David G. Atwill (Islamic Shangri-La: Inter-Asian Relations and Lhasa's Muslim Communities, 1600 to 1960)
Phía Đông của cao nguyên Tây Tạng là chỗ xuất phát của nhiều con sông lớn nữa, trong đó có Hoàng Hà, Trường Giang và Cửu Long. Hoàng Hà và Trường Giang là hai con sông trọng yếu nhất của Trung Quốc, dòng chảy của chúng là quê hương của một nền văn hóa thâm hậu nhất của loài người mà về sau tôi sẽ đi thăm. Còn Cửu Long là nguồn sống của nhiều nước Đông Nam Á, trong đó có Việt Nam. Nếu lấy cao nguyên Tây Tạng làm tâm điểm, vẽ một vòng tròn bán kính chưa đến ngàn cây số thì vòng tròn đó bao gồm tất cả nguồn cội của những con sông nói ở trên. Chỉ điều đó thôi đã gây cho tôi một lòng kính sợ đối với cao nguyên Tây Tạng, "nóc nhà của thế giới". Đúng, không phải là sự ngẫu nhiên khi ánh sáng của minh triết loài người xuất phát từ vùng đất lạ lùng này. Tôi đã đến Cửu Long giang miền Tây Nam Bộ và từng thấy con nước mãnh liệt của nó. Nguồn của nó không phải tầm thường, dòng sông đó là anh em với Hằng hà, Trường Giang, nó mang khí lạnh của Hy Mã, sức sáng của tuyết trắng, sự uy nghi của non cao, cái bí ẩn của các Man-đa-la vô hình. Nếu nó có bị ô nhiễm thì cũng vì con người bạc nghĩa, thế nhưng dù thế nó vẫn nhân hậu sống theo người. Nó vẫn không hế mất tính thiêng liêng của nguồn cội và vì tâm người ô nhiễm nên cảm nhận chúng nhiễm ô. Về sau, tôi còn đến Hằng hà nhiều lần trên bước lữ hành tại Ấn Độ cũng như sẽ có dịp đi dọc Trường Giang qua những vùng linh địa của Trung Quốc. Rồi lại có ngày tôi đã tôi đã đến cao nguyên Tây Tạng, đi dọc sông Tsangpo chảy từ hàm ngựa và thở hít không khí loãng trên miền đất cao 4000m trong Man-đa-la vĩ đại của địa cầu. Một ngày nào đó hy vọng tôi sẽ có dịp đến thượng nguồn Cửu Long, sẽ thấy một màu nước xanh lục như màu nước Hằng hà và sẽ nhớ về miền Tây Nam Bộ của mình.
Nguyễn Tường Bách (Mùi Hương Trầm (Ký sự du hành tại Ấn Độ, Trung Quốc và Tây Tạng))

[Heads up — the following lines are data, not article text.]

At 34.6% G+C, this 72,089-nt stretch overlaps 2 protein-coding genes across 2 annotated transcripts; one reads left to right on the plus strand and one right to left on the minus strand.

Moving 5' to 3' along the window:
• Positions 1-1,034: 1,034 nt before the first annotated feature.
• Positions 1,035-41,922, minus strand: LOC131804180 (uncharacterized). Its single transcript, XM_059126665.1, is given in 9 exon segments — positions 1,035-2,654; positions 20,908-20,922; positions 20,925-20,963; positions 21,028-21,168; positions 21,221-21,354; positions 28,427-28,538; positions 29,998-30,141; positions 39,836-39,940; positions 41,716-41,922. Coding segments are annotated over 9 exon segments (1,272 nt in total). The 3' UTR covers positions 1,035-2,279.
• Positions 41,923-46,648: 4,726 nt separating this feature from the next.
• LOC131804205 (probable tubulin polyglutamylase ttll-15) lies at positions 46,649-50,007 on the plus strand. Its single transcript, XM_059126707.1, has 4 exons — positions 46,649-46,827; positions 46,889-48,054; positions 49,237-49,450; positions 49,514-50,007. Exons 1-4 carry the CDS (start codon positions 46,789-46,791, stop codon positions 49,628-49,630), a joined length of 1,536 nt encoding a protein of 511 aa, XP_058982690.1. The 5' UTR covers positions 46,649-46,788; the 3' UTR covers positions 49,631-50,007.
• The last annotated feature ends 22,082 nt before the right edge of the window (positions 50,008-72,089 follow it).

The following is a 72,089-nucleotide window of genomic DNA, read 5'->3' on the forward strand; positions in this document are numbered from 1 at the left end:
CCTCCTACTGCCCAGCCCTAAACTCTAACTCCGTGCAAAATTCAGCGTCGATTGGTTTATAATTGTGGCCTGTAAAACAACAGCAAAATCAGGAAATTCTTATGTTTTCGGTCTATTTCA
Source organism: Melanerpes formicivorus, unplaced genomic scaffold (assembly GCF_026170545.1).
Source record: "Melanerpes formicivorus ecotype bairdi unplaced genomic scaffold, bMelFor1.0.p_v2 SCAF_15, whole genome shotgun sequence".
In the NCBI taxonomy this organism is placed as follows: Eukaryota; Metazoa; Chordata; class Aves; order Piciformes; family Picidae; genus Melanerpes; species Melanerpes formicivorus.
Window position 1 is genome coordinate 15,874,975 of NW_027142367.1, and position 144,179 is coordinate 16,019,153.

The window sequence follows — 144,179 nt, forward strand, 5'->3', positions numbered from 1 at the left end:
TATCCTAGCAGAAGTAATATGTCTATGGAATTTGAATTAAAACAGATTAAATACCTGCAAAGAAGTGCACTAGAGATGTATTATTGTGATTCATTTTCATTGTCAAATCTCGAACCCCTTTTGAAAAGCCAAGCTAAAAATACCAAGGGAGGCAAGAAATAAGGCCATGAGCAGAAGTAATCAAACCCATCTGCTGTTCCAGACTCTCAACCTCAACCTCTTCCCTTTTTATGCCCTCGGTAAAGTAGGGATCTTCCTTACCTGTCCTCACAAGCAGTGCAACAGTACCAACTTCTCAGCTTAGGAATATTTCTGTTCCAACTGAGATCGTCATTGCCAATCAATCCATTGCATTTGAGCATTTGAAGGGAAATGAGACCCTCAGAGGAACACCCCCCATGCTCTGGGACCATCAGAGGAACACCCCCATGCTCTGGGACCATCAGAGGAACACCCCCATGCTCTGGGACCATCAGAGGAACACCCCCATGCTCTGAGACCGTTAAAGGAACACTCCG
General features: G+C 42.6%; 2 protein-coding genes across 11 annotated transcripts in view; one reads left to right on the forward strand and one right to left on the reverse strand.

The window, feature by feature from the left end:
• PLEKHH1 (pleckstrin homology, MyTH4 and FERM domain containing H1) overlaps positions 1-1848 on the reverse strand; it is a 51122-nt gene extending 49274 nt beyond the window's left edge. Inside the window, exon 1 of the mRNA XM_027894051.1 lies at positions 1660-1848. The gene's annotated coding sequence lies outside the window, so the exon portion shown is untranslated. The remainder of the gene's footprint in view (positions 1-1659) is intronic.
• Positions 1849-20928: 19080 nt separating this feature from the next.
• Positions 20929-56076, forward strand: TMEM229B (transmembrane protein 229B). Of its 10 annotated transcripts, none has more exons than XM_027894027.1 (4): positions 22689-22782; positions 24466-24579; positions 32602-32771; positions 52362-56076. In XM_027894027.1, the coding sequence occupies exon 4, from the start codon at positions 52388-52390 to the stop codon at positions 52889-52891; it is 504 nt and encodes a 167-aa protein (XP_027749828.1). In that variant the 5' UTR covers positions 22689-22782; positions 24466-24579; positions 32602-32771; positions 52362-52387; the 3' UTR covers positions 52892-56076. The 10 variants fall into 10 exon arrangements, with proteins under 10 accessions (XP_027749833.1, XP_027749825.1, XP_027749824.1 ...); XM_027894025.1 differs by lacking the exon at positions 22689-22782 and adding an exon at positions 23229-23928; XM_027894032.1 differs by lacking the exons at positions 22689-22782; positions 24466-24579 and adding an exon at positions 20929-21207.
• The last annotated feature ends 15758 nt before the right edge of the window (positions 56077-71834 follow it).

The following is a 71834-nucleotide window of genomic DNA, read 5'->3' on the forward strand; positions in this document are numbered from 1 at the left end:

Whether this mysterious sanctuary hidden amid Pemako’s mist-shrouded mountains can ever be located geographically is of secondary importance to the journey itself. In the Buddhist tradition, the goal of pilgrimage is not so much to reach a particular destination as to awaken within oneself the qualities and energies of the sacred site, which ultimately lie within our own minds.
Ian Baker (The Heart of the World: A Journey to the Last Secret Place)
The Falls of the Tsangpo had offered turn-of-the-century explorers a geographical quest to rival the search for the headwaters of the Nile. But the Tibetans—who knew of it already—did not view the falls as a topographical trophy but as a sacrament, a threshold between the physical universe and the world of the spirit.
Ian Baker (The Heart of the World: A Journey to the Last Secret Place)
As I followed the accounts of Tibetan pilgrims, as well as those of Victorian and Edwardian explorers, Pemako became for me a realm of unbounded possibility, a place where geographical exploration merged with discoveries of the spirit.
Ian Baker (The Heart of the World: A Journey to the Last Secret Place)
Our own master, Tsara Dharmakirti Rinpoche, also lived by this advice. He took the Way of a Bodhisattva as one of his heart practices, taking this text with him everywhere he traveled. There are many stories of him living by the words of Patrul Rinpoche and the other lojong masters. One story recounts how, after the Communist restructuring of Tibet, he was placed in charge of the tent where food for the local village was collected and distributed. At that time, the villagers could only eat their quota of food, and the distribution of food was highly regulated. Because our master was respected and revered by others, the women who oversaw the milk collection offered in secret to let him have as much milk as he wanted. Tsara Dharmakirti Rinpoche loved milk, and one day he went into the tent and lifted the lid on a large vat of milk, thinking of scooping up a ladleful. But before he did so, he thought about the suffering caused by focusing on personal wishes and desires. He put the lid back on the vat of milk and resolved to drink only black tea from then on.
Anyen Rinpoche (Stop Biting the Tail You're Chasing: Using Buddhist Mind Training to Free Yourself from Painful Emotional Patterns)
Imagine that such a flood could emerge from a socialist revolution, my dear comrades. However, to Imagine that these unkempt, uncivilized types arriving from Mongolia, the plateaus of tibet or the depths of Siberia, could bring us any culture, civilization, or revival is pure madness! For if the Soviets break through Europe, the capital class is fucked! but you too, labor is fucked! I have decided to travel to all the factories today because it is not possible that capitalism wins! That the un-noble capital class remains united! For by the end of the war, we must be united! For united, we are strong and will destroy them!
Leon Degrelle